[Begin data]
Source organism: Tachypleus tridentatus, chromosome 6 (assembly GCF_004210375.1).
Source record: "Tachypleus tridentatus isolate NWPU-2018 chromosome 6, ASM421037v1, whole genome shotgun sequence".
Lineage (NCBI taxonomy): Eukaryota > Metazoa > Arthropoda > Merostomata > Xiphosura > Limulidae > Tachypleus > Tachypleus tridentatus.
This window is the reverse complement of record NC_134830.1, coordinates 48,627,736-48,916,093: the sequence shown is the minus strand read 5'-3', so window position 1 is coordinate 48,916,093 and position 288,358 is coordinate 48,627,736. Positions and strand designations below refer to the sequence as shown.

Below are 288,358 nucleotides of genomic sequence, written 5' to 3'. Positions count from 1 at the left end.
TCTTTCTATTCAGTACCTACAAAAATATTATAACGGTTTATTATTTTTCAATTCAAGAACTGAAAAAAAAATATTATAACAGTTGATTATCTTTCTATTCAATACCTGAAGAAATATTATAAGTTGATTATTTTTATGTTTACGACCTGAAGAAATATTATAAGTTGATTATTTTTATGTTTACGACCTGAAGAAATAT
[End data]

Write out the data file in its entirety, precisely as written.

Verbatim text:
Source organism: Tachypleus tridentatus, chromosome 6 (assembly GCF_004210375.1).
Source record: "Tachypleus tridentatus isolate NWPU-2018 chromosome 6, ASM421037v1, whole genome shotgun sequence".
Lineage (NCBI taxonomy): Eukaryota > Metazoa > Arthropoda > Merostomata > Xiphosura > Limulidae > Tachypleus > Tachypleus tridentatus.
This window is the reverse complement of record NC_134830.1, coordinates 48,627,736-48,916,093: the sequence shown is the minus strand read 5'-3', so window position 1 is coordinate 48,916,093 and position 288,358 is coordinate 48,627,736. Positions and strand designations below refer to the sequence as shown.

Below are 288,358 nucleotides of genomic sequence, written 5' to 3'. Positions count from 1 at the left end.
TCTTTCTATTCAGTACCTACAAAAATATTATAACGGTTTATTATTTTTCAATTCAAGAACTGAAAAAAAAATATTATAACAGTTGATTATCTTTCTATTCAATACCTGAAGAAATATTATAAGTTGATTATTTTTATGTTTACGACCTGAAGAAATATTATAAGTTGATTATTTTTATGTTTACGACCTGAAGAAATAT